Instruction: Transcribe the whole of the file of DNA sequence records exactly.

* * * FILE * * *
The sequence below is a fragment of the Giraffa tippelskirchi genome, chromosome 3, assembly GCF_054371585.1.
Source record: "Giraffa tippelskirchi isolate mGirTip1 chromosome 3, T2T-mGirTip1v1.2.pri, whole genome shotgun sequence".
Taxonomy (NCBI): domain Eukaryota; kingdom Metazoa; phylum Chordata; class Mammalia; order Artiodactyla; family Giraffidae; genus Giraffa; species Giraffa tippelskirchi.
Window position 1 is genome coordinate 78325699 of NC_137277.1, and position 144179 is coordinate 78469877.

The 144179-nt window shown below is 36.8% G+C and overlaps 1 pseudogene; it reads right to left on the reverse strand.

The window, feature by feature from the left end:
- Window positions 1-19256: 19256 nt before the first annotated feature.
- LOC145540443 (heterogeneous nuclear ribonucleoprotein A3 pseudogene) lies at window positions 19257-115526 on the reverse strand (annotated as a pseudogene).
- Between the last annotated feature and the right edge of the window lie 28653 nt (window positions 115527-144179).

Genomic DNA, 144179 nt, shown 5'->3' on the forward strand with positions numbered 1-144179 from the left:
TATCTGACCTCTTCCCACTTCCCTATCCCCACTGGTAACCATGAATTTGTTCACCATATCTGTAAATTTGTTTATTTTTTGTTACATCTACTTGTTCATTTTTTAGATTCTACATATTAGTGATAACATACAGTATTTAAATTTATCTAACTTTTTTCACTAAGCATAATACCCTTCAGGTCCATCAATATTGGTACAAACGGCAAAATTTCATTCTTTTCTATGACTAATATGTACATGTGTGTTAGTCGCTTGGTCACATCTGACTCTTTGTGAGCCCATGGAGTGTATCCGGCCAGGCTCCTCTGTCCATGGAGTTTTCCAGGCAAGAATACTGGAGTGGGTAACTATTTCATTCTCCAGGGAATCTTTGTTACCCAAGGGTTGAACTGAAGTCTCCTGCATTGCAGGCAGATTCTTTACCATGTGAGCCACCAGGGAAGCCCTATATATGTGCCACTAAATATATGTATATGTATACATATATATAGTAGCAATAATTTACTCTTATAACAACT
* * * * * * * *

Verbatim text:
The sequence below is a fragment of the Giraffa tippelskirchi genome, chromosome 3, assembly GCF_054371585.1.
Source record: "Giraffa tippelskirchi isolate mGirTip1 chromosome 3, T2T-mGirTip1v1.2.pri, whole genome shotgun sequence".
Taxonomy (NCBI): domain Eukaryota; kingdom Metazoa; phylum Chordata; class Mammalia; order Artiodactyla; family Giraffidae; genus Giraffa; species Giraffa tippelskirchi.
Window position 1 is genome coordinate 78325699 of NC_137277.1, and position 144179 is coordinate 78469877.

The 144179-nt window shown below is 36.8% G+C and overlaps 1 pseudogene; it reads right to left on the reverse strand.

The window, feature by feature from the left end:
- Window positions 1-19256: 19256 nt before the first annotated feature.
- LOC145540443 (heterogeneous nuclear ribonucleoprotein A3 pseudogene) lies at window positions 19257-115526 on the reverse strand (annotated as a pseudogene).
- Between the last annotated feature and the right edge of the window lie 28653 nt (window positions 115527-144179).

Genomic DNA, 144179 nt, shown 5'->3' on the forward strand with positions numbered 1-144179 from the left:
TATCTGACCTCTTCCCACTTCCCTATCCCCACTGGTAACCATGAATTTGTTCACCATATCTGTAAATTTGTTTATTTTTTGTTACATCTACTTGTTCATTTTTTAGATTCTACATATTAGTGATAACATACAGTATTTAAATTTATCTAACTTTTTTCACTAAGCATAATACCCTTCAGGTCCATCAATATTGGTACAAACGGCAAAATTTCATTCTTTTCTATGACTAATATGTACATGTGTGTTAGTCGCTTGGTCACATCTGACTCTTTGTGAGCCCATGGAGTGTATCCGGCCAGGCTCCTCTGTCCATGGAGTTTTCCAGGCAAGAATACTGGAGTGGGTAACTATTTCATTCTCCAGGGAATCTTTGTTACCCAAGGGTTGAACTGAAGTCTCCTGCATTGCAGGCAGATTCTTTACCATGTGAGCCACCAGGGAAGCCCTATATATGTGCCACTAAATATATGTATATGTATACATATATATAGTAGCAATAATTTACTCTTATAACAACT